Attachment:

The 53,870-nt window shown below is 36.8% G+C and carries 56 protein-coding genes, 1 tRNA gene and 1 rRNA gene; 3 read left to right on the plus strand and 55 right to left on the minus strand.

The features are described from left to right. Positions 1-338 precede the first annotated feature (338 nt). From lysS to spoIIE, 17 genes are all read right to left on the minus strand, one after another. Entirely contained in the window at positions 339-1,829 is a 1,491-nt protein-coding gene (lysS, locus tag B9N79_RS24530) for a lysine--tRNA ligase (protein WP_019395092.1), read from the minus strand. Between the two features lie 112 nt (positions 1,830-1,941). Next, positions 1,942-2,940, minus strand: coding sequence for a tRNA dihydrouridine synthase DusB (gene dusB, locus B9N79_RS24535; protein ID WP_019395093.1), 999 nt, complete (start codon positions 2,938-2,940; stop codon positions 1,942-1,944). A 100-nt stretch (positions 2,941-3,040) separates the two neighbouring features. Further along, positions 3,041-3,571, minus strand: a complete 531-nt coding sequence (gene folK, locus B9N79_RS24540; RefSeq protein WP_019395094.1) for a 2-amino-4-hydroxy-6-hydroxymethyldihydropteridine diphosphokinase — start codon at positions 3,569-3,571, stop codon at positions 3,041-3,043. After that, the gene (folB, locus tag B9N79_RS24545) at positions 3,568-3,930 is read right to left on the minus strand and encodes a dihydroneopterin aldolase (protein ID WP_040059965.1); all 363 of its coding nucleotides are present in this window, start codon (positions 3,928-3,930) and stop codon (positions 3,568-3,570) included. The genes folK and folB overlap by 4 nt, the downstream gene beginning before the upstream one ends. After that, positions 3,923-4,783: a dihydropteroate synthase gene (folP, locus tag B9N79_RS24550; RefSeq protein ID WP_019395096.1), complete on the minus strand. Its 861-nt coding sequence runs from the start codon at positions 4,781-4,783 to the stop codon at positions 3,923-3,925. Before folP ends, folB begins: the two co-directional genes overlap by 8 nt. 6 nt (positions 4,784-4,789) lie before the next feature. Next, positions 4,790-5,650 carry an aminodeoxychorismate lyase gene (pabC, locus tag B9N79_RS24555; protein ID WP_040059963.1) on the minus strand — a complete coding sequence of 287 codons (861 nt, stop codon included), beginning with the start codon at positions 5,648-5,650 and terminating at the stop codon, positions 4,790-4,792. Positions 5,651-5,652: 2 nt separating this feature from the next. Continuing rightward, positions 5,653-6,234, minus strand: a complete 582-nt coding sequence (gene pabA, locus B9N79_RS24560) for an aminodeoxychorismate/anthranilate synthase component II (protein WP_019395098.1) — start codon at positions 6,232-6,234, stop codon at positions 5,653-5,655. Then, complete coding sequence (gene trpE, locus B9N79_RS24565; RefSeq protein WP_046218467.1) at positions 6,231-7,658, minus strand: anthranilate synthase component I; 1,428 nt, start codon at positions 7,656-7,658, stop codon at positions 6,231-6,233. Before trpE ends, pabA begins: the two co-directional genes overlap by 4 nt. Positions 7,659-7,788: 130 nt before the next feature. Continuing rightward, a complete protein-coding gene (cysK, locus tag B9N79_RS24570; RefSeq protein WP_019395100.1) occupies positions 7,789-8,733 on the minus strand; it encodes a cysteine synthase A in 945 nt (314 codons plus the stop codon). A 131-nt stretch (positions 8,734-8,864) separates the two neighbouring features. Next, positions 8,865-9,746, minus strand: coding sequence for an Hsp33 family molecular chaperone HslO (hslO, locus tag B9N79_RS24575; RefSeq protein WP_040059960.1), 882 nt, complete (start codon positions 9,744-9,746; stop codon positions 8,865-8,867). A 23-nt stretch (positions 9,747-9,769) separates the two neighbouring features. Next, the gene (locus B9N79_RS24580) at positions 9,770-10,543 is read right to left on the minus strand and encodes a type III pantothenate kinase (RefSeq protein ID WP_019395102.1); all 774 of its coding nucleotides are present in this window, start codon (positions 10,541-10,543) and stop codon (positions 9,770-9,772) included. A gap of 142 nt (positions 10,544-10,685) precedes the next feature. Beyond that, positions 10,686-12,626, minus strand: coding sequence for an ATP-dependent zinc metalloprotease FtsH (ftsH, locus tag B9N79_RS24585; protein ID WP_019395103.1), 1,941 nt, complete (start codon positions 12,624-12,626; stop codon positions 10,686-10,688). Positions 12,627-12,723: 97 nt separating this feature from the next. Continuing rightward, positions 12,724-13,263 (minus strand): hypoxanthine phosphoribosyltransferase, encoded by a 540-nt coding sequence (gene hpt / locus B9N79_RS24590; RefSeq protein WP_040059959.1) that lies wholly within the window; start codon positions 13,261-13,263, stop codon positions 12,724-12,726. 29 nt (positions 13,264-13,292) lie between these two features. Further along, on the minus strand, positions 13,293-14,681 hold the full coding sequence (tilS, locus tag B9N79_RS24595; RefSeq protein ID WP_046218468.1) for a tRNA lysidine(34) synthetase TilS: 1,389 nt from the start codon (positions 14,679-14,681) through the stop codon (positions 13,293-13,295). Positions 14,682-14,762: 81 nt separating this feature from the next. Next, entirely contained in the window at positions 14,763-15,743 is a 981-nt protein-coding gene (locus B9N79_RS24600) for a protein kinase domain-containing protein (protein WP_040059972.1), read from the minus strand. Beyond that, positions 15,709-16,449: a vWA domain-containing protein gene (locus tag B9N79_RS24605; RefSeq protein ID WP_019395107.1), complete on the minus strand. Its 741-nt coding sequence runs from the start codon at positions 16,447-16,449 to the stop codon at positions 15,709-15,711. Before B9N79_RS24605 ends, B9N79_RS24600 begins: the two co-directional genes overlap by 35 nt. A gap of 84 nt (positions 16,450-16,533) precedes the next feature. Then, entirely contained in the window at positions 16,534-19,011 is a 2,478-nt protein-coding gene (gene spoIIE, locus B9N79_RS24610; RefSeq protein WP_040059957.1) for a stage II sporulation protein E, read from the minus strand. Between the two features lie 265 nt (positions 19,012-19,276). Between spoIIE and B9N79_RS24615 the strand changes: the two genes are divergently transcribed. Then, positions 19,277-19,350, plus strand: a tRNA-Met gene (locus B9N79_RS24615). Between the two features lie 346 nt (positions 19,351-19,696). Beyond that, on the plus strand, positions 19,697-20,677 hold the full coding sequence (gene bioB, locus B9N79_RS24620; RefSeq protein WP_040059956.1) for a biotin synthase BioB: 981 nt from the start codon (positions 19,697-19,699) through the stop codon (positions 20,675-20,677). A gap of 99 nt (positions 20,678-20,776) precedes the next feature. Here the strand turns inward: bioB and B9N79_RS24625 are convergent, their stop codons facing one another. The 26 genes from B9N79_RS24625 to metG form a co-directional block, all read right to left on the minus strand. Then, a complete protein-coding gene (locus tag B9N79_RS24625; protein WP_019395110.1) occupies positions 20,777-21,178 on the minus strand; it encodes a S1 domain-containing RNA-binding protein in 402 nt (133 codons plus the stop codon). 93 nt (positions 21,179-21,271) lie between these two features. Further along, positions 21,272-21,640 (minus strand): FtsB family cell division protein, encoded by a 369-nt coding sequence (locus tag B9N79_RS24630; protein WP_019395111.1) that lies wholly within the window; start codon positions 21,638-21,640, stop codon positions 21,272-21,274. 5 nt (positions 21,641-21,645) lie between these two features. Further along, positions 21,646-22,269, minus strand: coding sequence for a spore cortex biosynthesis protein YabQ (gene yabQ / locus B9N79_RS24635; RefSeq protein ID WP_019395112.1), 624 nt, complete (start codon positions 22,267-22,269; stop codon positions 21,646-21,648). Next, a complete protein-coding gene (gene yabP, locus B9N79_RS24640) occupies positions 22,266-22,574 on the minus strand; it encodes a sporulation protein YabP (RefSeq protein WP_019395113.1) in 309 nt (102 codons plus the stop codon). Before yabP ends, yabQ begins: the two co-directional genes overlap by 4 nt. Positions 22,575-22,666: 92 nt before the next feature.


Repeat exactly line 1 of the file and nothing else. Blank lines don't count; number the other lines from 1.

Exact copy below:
The 53,870-nt window shown below is 36.8% G+C and carries 56 protein-coding genes, 1 tRNA gene and 1 rRNA gene; 3 read left to right on the plus strand and 55 right to left on the minus strand.